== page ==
Sven Lindblad Takes Passengers to the Wild Places


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Travelers on a Lindblad Expeditions trip explore the waters off Antarctica.

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Michael S. Nolan/, via Lindblad Expeditions

In 1958, Lars-Eric Lindblad founded Lindblad Travel with a mission to explore the world; that included sending the first expedition cruise to Antarctica in 1966. In the 50 years since, Lindblad also pioneered cruising in the Galápagos and the Seychelles. Lars-Eric’s son, Sven Lindblad, spent six years as a photographer and filmmaker in East Africa before joining his father’s company and making it entirely ship-based under the name Lindblad Expeditions; he is its chief executive. Between a trip to Monaco for a conservation meeting and one to Cuba to develop a new cruise, Mr. Lindblad, 65, spoke about expedition cruising. Following are edited excerpts from a conversation with him.

Q. Your father has been called the father of eco-tourism. What did he teach you?

A. I didn’t know my father that well. He was traveling nine months a year when I was a kid. But I had this incredible respect for his courage, ideas and vision for what he had created, and I wanted to find a way to lend business sensibilities to his vision. At a certain point I got more and more enamored with ships. Most of the places we went there was no one else there, in the South Pacific, Indonesia, South America, the Seychelles. My relationship with ships is born out of my time in Africa. The ship is like a safari camp. It allows you to move in wild areas based on the season and go to places you can otherwise not reach. That’s what I love about ships. You can be self-contained and can go anywhere in the world and get away from the traffic of mass tourism.

How has cruising in Antarctica changed since Lindblad began going?

Last season there was something like 35,000 people who went on ships, from small yachts to large cruise ships. So there are clearly more people in the Antarctic. There are purists who suggest that’s a bad thing. I think the more people who can see a place like Antarctica, the better, because it provides such a powerful experience and changes people’s lives forever.

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Sven Linblad.

Lindblad was the first to go to the Galápagos. Are you worried about excessive traffic there?

Most of the growth has been land-based tourism. Ten years ago there were no hotels to speak of. Now there are plenty. I think the Galápagos National Park has done a tremendous job of spreading out visitors in such a way that sites aren’t overcrowded. The biggest pressure in the Galápagos is probably population growth.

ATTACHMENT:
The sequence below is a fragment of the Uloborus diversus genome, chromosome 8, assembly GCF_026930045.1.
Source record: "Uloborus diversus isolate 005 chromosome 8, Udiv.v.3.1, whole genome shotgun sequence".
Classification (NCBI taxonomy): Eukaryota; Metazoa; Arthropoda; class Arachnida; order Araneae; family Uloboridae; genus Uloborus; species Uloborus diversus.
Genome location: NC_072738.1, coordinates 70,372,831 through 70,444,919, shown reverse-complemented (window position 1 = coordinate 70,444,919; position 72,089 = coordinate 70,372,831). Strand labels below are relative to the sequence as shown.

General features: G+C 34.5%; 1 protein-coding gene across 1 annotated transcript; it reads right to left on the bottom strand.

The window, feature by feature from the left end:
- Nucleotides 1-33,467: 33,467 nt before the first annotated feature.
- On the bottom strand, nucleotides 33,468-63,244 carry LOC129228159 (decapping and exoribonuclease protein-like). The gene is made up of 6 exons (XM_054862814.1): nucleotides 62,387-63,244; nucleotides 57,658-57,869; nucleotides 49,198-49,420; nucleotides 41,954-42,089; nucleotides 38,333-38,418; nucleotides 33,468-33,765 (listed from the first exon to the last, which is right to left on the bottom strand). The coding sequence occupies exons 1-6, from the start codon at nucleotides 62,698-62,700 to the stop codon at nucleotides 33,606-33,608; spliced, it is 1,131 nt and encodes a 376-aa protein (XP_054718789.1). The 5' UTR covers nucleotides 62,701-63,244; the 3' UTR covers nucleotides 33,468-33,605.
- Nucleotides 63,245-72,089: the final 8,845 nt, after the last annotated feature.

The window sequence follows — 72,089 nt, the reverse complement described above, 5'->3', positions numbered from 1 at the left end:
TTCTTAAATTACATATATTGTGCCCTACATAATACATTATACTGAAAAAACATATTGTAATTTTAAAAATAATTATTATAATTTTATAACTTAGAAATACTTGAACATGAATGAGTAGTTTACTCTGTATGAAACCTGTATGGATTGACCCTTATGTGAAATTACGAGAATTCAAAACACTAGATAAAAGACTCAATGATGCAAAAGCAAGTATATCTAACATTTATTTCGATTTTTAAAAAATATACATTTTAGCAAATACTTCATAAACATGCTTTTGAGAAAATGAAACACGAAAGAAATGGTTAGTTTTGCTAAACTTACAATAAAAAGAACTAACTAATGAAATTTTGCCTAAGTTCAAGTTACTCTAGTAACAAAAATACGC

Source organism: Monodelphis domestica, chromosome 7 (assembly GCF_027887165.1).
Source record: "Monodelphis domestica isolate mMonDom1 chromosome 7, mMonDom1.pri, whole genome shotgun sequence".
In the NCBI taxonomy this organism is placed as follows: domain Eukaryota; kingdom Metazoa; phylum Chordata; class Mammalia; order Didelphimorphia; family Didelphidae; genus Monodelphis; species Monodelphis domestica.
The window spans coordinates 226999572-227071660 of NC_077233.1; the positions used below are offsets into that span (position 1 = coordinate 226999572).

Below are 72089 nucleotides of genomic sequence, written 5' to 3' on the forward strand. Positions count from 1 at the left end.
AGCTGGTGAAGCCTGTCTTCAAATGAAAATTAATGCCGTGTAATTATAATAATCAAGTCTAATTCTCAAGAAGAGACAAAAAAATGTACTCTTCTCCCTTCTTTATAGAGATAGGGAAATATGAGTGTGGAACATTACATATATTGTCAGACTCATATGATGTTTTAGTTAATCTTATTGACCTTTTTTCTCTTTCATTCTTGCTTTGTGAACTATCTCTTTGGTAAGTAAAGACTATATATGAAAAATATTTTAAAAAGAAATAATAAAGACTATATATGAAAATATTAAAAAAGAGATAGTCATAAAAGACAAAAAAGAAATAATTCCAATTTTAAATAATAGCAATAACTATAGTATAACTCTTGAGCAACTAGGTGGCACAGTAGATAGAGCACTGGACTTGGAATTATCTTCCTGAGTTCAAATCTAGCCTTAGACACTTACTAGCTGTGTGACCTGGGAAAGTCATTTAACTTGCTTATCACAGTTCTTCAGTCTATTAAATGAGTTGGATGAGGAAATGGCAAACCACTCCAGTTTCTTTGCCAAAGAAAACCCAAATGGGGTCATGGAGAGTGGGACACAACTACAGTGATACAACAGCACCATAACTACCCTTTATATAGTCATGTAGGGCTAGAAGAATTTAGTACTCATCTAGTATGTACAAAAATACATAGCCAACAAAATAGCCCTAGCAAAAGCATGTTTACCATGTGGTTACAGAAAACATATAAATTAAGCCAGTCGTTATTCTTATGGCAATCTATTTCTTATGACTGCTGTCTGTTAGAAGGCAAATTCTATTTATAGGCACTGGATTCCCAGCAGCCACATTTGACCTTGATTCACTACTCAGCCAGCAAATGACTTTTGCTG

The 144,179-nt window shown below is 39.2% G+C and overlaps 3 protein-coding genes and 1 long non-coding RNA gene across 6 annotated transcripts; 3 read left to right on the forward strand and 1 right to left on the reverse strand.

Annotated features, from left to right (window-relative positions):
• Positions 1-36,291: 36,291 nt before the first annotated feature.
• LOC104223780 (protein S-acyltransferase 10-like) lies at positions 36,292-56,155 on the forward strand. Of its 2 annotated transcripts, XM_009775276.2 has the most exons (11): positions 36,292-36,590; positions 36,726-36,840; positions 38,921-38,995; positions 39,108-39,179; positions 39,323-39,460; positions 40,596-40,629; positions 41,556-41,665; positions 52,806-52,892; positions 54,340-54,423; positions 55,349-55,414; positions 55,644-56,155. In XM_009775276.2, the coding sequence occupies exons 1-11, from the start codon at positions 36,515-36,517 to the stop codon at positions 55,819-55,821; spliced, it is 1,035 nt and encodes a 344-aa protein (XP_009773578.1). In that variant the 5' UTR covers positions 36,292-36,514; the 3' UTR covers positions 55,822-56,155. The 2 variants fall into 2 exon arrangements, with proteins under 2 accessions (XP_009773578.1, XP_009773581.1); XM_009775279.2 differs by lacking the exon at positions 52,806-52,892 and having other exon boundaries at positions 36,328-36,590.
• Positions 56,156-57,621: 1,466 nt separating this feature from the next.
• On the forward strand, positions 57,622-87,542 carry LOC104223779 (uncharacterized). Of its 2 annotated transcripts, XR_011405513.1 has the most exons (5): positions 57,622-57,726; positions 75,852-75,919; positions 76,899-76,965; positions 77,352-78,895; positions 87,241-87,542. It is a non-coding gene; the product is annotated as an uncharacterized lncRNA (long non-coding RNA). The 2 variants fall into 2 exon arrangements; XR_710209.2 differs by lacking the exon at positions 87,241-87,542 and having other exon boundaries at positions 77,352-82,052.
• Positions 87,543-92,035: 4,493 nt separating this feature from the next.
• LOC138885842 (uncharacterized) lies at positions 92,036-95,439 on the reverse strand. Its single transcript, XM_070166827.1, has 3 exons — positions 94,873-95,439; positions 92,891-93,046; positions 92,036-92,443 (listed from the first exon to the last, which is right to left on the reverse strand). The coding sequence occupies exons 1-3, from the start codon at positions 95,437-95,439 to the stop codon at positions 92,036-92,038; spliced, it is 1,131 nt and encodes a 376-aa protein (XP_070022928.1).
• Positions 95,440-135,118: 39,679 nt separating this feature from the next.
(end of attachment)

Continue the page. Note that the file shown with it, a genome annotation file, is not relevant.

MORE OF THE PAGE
Where is the new Antarctica? Are there any great unknowns left to explore?

The world’s been pretty much mapped out. But there are lots of opportunities for nuances. Hundreds of thousands of people go to Southeast Alaska every summer. But if you look at all the coast and the bays and the channels, you could be there for a week and not encounter anyone else. There are also new places from an American perspective like Cuba. There are umpteen islands in the South Pacific. That’s also true in the Indian Ocean. The coast of South America has been underrated. You’re not going to discover a country, but you’ll discover a bay or a river or a reef to go diving on. So these discoveries come in measured packages these days. But they’re out there.

How can travel, and cruising specifically, serve conservation aims?

The educational component about how we relate to things is vastly improved by how we experience it. If you go to the Arctic and smart people talk to you about being there, your view on climate change is going to be different. It’s no longer abstract, it’s personal. I think that’s a good thing. Our relationship with nature is very out of balance, and this needs to move up the food chain. The only way to do that is to broaden the number of people that care, and travel is one of the most powerful ways.

How is expedition cruising different than other kinds of cruising?

Cruise ships focus inward. It’s the ships and amenities on board, the entertainment that is largely self-produced. What’s happening outside is much less relevant. In expedition cruising, it’s the reverse. It’s focused on what’s out there, and the ship is a means to get there.

Correction: March 18, 2016

A headline in earlier version of this article misspelled the subject’s surname. As the column correctly noted, he is Sven Lindblad, not Linblad.

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